Anterior Cruciate Ligament Reconstruction Using Bone–Patellar Tendon–Bone Allograft in Patients Aged 50 and Older Leads to Improved Activity Levels and Acceptable Patient-Reported Outcomes

Open AccessPublished:November 13, 2021DOI:https://doi.org/10.1016/j.asmr.2021.09.018

      Purpose

      To evaluate patient-reported outcomes in patients aged 50 years and older undergoing anterior cruciate ligament reconstruction (ACLR) using bone–patellar tendon–bone (BPTB) allograft with minimum 2-year follow-up.

      Methods

      A retrospective review was performed on a consecutive series of patients aged 50 and older who underwent ACLR using BPTB allograft by a single surgeon with minimum 2-year follow-up. Postoperative International Knee Documentation Committee (IKDC), Lysholm, and Physical Component Summary of the 12-item Short-Form Health Survey were used to assess outcomes, as well as preoperative and postoperative Tegner activity scores, which were compared using a paired sample t test.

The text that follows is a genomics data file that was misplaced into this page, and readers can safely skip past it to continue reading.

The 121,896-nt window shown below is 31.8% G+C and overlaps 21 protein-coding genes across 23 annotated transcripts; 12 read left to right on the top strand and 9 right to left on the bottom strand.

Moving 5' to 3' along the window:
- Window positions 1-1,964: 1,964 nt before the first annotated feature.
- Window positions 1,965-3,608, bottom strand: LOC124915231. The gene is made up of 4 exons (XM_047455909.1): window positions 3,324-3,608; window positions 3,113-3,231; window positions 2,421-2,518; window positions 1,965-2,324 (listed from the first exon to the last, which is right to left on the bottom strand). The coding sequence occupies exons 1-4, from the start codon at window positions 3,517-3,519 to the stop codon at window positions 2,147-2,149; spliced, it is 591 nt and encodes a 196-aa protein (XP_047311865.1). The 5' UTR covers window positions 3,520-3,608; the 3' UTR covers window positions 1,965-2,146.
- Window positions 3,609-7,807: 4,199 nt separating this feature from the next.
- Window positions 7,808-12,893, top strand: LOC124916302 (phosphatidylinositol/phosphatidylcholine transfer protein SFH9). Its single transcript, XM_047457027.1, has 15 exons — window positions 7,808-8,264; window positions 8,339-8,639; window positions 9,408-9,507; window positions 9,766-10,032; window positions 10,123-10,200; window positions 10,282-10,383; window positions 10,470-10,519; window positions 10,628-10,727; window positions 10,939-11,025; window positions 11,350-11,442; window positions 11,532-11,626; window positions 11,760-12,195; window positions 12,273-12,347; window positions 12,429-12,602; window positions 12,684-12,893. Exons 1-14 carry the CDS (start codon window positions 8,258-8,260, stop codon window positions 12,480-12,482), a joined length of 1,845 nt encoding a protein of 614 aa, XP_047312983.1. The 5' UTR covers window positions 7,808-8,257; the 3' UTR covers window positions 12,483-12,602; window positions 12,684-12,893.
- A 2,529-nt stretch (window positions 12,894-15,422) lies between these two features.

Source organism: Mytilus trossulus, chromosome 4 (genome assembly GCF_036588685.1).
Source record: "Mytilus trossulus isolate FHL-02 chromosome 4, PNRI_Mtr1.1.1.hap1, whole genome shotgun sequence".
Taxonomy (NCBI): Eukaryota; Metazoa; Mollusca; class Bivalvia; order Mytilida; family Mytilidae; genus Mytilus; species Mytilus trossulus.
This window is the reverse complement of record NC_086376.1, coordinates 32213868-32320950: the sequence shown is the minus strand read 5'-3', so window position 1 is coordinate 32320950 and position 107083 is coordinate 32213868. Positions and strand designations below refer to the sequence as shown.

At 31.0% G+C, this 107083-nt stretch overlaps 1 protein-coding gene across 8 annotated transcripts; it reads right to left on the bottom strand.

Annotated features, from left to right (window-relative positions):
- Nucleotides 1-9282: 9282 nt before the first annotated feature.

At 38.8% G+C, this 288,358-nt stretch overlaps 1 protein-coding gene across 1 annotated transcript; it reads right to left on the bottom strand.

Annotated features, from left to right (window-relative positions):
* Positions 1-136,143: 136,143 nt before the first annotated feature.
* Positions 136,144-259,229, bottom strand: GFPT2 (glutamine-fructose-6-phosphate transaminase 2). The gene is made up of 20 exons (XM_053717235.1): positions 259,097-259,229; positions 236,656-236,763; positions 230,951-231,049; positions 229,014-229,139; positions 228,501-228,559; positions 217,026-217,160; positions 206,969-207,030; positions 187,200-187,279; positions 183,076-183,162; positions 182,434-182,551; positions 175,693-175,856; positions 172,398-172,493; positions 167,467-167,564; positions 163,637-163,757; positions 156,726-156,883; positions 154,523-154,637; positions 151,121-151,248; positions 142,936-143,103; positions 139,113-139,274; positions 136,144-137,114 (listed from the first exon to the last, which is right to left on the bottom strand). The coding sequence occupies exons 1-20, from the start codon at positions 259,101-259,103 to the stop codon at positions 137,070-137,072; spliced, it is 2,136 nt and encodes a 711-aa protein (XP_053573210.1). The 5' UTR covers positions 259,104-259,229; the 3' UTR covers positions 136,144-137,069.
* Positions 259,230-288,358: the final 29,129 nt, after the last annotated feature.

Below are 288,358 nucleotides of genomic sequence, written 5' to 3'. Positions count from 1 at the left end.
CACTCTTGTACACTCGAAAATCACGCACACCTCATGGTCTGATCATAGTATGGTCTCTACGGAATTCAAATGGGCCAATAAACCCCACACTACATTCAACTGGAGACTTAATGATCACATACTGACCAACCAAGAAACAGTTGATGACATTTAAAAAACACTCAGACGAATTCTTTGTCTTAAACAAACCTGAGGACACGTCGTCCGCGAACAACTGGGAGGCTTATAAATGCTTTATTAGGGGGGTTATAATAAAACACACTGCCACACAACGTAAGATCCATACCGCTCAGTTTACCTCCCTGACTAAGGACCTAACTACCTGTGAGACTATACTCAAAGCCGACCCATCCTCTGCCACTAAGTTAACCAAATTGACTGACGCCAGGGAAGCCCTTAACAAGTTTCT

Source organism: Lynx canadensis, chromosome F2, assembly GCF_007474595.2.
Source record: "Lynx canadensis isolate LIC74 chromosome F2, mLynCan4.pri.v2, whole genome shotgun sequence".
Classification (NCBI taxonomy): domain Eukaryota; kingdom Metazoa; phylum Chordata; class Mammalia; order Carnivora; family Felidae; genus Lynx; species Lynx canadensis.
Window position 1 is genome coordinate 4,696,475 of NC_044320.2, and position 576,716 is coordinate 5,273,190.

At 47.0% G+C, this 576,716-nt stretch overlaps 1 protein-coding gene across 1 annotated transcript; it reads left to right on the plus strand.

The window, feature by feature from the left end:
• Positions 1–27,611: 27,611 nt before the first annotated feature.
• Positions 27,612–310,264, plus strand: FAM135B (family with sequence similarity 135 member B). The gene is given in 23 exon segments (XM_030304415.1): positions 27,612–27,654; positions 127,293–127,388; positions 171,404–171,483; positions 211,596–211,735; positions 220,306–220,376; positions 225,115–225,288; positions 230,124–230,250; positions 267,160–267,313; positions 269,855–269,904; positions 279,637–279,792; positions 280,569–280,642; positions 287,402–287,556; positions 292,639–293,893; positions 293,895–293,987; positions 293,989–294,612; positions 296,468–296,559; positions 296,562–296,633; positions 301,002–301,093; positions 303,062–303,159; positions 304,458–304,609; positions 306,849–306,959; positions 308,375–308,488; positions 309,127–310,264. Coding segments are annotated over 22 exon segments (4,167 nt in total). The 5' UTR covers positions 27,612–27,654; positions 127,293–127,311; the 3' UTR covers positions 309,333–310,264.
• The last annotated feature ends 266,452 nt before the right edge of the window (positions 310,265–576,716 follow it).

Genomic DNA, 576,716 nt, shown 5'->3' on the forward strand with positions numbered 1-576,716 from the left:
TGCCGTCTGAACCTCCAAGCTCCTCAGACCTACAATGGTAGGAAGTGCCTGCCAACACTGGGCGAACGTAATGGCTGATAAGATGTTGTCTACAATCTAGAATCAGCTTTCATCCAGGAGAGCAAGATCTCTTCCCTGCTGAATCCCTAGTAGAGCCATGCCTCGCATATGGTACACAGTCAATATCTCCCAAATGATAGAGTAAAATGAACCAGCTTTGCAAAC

Results

      Fifty patients met inclusion criteria, with a mean age of 55.3 ± 4.4 years and mean follow-up of 4.8 ± 1.9 years. Tegner activity scores improved from a mean preoperative score of 3.26 to a mean postoperative score of 5.25 (P < .001). The mean postoperative scores for Lysholm, IKDC, and Physical Component Summary were 87.3, 81.1, and 54.3, respectively. In total, 36 (72%) patients achieved a patient acceptable symptom state score for IKDC and 37 (74%) patients achieved a minimal clinically important difference for Tegner activity score. Thirty-eight (76%) patients reported good-to-excellent results, 6 (12%) patients reported fair results, and 6 (12%) patients reported poor results.

      Conclusions

      ACLR with BPTB allograft in patients aged 50 and older leads to good patient-reported outcomes with significantly increased postoperative activity status at a minimum 2-year follow-up.